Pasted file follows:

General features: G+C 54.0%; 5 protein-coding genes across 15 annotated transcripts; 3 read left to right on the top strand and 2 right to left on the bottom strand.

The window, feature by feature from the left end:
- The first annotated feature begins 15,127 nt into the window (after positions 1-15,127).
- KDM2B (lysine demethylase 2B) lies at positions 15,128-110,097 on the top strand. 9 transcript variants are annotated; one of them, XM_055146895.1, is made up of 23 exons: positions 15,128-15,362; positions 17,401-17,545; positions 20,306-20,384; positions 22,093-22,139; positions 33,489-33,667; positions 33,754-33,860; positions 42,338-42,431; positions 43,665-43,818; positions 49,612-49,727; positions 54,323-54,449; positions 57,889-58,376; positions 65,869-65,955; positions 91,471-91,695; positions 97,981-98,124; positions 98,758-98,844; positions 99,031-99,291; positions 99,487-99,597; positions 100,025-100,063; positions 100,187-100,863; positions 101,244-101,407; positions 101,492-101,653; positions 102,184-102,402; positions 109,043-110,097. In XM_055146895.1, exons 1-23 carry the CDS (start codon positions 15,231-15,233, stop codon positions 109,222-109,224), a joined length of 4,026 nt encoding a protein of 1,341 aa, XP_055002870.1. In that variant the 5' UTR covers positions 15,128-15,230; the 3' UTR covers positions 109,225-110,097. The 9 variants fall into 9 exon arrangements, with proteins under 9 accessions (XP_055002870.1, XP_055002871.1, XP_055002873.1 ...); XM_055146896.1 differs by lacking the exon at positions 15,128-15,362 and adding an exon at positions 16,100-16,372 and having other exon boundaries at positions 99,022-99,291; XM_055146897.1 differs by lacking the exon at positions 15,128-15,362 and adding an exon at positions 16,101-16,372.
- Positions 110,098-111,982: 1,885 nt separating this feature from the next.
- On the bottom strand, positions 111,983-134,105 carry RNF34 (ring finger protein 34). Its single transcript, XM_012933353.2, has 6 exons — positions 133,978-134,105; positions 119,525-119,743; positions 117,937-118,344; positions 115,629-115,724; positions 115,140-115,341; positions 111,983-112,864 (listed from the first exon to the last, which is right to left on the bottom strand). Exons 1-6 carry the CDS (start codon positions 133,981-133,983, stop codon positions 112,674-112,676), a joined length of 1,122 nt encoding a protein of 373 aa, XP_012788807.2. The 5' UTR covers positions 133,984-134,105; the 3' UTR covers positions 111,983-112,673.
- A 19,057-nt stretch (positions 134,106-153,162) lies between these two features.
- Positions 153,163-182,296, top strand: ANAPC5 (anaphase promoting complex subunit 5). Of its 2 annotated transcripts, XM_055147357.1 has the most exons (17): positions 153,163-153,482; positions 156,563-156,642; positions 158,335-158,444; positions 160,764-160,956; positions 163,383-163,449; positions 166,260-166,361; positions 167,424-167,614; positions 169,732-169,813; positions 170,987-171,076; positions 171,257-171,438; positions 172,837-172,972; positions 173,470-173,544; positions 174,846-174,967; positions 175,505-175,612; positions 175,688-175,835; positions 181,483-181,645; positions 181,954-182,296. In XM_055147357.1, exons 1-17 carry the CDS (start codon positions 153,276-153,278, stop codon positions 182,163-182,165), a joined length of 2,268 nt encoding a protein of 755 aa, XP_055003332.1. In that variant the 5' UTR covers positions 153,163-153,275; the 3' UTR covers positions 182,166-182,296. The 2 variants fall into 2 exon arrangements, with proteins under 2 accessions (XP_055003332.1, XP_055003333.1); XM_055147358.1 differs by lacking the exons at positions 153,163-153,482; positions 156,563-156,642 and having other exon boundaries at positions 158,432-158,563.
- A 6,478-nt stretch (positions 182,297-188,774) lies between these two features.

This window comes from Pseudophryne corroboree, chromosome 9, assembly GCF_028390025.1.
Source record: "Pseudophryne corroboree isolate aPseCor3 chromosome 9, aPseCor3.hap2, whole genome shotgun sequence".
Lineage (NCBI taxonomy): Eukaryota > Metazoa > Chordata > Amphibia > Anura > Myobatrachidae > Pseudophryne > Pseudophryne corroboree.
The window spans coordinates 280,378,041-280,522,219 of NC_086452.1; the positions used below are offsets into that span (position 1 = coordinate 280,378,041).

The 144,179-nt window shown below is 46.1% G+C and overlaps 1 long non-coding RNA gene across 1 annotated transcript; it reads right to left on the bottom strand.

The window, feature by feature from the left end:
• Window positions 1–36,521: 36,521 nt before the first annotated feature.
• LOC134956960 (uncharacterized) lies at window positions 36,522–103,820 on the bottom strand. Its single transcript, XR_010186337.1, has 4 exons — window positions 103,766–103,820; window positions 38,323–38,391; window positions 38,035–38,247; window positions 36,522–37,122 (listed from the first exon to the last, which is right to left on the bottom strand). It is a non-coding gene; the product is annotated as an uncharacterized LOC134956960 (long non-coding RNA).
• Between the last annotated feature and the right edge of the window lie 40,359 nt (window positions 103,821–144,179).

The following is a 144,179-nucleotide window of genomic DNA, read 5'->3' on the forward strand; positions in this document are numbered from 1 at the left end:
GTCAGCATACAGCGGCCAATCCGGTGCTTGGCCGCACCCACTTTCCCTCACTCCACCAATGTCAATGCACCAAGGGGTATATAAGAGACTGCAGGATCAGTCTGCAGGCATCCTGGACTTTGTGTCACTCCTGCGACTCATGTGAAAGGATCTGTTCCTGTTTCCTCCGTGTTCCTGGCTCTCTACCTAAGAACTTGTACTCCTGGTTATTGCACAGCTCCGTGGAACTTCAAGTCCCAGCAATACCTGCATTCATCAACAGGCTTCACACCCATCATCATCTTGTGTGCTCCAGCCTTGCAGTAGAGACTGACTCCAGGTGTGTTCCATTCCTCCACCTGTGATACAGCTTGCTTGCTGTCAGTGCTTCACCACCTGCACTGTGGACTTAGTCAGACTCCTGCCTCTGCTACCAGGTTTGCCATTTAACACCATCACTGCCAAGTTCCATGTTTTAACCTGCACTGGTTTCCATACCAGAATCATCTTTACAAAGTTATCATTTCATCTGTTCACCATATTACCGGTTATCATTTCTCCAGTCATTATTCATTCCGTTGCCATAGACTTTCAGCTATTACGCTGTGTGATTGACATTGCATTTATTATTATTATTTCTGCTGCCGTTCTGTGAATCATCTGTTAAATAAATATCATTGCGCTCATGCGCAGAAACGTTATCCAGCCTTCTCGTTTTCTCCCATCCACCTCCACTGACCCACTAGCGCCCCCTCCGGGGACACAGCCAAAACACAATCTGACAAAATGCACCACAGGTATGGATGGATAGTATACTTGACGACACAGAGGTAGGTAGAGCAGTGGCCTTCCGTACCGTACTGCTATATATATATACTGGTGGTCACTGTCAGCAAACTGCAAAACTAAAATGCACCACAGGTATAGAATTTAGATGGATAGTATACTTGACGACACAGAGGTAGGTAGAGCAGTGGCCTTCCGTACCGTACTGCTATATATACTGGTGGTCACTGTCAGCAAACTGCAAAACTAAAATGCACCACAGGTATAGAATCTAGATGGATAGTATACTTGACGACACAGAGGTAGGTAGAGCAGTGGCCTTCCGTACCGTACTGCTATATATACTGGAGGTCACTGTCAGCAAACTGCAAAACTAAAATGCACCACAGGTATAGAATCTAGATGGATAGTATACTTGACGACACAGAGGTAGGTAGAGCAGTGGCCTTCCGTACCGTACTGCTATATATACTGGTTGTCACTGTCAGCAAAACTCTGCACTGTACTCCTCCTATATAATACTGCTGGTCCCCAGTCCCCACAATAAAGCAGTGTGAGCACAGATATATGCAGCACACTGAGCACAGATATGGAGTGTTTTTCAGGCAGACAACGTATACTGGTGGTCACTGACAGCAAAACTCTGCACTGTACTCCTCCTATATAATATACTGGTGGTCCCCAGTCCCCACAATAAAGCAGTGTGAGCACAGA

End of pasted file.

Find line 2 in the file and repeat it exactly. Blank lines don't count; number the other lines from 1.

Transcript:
The window, feature by feature from the left end: